AOMO Log: July 29, 2011

Members: Leigh, Rohit, Oleg
Arrive: 10:00 pm
Temp: 15 C
Weather clear and dry.
Our night was delayed by the condition of the road for 200 metres above the second gate.  The roadway was extreme washboard with a soft texture that gave very poor traction.  Rohit was unable to make it through with his car so I backed back down the road to shuttle him and his equipment the rest of the way to the observatory.  On the second trip up  I had to shift the Tracker into 4 wheel drive as the roadway was getting worse with each passing.  While loading Rohit’s gear, Oleg showed up as well.  He decided to use the Tracker shuttle service as well.  Once past the soft spot, travel was more normal for the forestry road.
The first thing I noticed upon arival was the beautiful display of forest spring flowers all over the place.  The undergrowth nearby had gone nuts since the last time I was up to the observatory.  Another item to add to the work list.
The mosquitoes were happy to see us again, however they didn’t seem to have the same willingness to press the attack as usual.  Just a small amount of deet (carefully applied) sufficed to ward them off.
Rohit set up his 12″ dob on the pad and Oleg set up his equipment right next to him.  Oleg was setting up to do imaging.  He used a Equinox 80 mounted on an iOptron Cube mount.  During the night Oleg imaged M31 Andromeda Galaxy, M76 Little Dumbbell Nebula and NGC7331 Stephan’s Quintet.   Oleg imaged with a Canon 350D unmodified camera.  You can view his images at the following website:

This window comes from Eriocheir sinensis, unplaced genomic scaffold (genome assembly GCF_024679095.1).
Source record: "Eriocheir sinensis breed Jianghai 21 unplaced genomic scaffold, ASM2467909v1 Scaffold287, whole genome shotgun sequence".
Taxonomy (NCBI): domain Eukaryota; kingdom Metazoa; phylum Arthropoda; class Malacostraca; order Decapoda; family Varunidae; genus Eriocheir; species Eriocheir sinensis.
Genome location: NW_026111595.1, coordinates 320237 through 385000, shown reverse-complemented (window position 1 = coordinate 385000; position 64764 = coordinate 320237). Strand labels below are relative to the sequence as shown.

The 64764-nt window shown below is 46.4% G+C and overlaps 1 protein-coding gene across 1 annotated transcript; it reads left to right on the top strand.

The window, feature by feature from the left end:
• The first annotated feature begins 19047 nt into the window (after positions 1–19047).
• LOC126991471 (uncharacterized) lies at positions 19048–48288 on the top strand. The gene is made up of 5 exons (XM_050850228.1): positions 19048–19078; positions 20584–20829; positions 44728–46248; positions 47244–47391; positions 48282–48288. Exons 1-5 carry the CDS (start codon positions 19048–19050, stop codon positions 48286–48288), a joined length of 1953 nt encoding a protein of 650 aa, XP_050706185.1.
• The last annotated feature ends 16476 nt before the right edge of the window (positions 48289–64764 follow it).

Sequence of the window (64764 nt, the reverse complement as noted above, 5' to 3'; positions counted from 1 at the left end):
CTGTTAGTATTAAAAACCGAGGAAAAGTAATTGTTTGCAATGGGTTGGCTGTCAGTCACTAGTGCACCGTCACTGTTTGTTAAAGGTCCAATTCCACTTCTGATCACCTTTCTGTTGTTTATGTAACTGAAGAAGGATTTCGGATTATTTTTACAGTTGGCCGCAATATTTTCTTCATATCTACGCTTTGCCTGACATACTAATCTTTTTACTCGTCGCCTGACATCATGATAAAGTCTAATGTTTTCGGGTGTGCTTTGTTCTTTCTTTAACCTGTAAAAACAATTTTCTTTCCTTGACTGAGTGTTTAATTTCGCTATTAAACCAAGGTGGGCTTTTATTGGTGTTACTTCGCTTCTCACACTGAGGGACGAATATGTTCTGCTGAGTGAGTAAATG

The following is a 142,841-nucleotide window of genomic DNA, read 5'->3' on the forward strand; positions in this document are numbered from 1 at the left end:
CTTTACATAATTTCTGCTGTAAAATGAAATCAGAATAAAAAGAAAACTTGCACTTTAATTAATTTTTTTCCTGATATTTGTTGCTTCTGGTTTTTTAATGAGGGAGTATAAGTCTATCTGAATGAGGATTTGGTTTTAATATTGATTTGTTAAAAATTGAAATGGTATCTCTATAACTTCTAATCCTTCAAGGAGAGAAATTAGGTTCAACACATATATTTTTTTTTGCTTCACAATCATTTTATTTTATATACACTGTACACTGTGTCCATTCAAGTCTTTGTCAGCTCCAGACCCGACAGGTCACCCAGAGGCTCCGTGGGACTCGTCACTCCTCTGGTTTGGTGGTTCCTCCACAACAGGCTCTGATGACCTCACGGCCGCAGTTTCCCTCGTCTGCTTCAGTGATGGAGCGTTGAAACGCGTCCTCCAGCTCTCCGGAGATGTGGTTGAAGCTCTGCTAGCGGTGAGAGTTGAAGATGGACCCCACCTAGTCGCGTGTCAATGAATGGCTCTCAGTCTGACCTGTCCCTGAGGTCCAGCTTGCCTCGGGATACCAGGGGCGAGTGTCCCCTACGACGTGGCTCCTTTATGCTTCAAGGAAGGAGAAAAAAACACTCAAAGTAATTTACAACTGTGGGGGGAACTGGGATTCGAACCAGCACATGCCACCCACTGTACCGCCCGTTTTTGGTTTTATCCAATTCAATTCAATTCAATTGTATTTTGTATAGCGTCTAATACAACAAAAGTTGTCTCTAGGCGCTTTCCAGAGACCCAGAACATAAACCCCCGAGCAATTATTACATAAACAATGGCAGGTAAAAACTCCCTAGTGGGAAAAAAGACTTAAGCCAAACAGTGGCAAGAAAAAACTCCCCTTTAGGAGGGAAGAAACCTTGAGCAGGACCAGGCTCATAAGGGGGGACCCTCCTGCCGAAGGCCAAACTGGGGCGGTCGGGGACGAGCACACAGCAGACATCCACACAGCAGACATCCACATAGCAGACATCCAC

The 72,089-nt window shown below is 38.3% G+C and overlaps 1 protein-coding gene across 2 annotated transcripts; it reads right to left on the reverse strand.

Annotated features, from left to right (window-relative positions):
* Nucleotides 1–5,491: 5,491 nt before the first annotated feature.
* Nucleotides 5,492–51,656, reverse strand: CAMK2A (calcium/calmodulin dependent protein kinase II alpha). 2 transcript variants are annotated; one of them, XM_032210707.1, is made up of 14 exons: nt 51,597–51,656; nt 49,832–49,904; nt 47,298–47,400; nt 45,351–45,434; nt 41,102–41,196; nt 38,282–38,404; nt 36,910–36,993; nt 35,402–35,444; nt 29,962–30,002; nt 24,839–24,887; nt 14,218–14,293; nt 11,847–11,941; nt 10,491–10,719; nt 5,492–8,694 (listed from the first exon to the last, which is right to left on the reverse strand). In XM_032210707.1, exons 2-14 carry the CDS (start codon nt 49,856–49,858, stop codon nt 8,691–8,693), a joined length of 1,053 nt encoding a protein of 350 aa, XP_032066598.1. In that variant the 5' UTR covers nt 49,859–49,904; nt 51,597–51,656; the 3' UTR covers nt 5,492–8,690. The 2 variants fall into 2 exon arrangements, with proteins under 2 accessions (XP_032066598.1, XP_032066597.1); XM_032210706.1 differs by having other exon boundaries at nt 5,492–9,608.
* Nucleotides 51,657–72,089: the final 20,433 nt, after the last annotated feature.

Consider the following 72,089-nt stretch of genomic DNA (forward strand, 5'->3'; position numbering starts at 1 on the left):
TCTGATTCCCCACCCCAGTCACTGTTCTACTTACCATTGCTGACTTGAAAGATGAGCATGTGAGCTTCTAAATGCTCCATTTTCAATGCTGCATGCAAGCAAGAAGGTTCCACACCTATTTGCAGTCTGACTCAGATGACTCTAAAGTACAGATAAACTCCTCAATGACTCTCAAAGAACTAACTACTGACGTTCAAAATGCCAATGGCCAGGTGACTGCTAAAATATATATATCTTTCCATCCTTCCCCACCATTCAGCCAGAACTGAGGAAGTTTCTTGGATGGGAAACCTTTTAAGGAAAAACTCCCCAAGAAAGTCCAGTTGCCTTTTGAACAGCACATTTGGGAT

Rohit continued his Messier hunt and was successful in finding M39 for the first time.  His list grows.  Rohit also set up my binos on my camera tripod as well.  I got a very nice view of M31 on this moonless night.  I was able to see aproximatly 1/2 of the disc on each side of the centre core.  Not bad for an urban setting.
While locating M31 I was fortunate to observe a really beautiful meteor streak south to north from Pegasus through Andomeda, then cutting the “W” of Cassiopeia in half and finally trailling off in Camelopardalis.  It was a real “sparkler” just like kids used to get at birthday parties when I was young enough to still look forward to them.  It had a slight orange appearance and left a “smoke” trail that persisted for several seconds after the meteor sputtered out.  That was the best I have seen in a long time.
I spent the rest of my night in the dome trying to obtain better focus with the camera.  I had some progress.  Practice will improve my abilities I hope.  The problem has also been this year that the weather has greatly limited our practice time with the equipment.  I spend far too much time re-learning what should come natural by now.
I was later joined by Rohit and Oleg in the dome.  We took off the camera and did some hunting with one of Oleg’s eyepieces.  We got a real nice view of M57.  I could definitely make out a greeny blue colour in the ring.  We also tried to split the “double double” in Lyra.  We are pretty sure that we split one of them, but I only split the other with my imaginary vision.  We also slewed to M2 and M4 to view these pretty little glogular clusters.  We also hunted down Neptune.  It was a tiny blue dot that didn’t sparkle at all.  Otherwise I think I would have had a hard time being certain we had found it.
By 2 o’clock our feet were starting to get cold and tired as we had all worked all day leading up to our night.  We decided to pack it in.
I once again shuttled Rohit and Oleg to their cars before departing for the night.  With one last look at our beautiful dark sky in the forest (Jupiter was just sneaking from behind the trees), I was off for home.  It was again nice to have the roadway lined by pretty forest spring flowers alluminated by my headlights as I drove down out of the forest.
Departed: 2:30 am
Temp: 13C
Darkness meter: n/a Could see hint of Milky Way.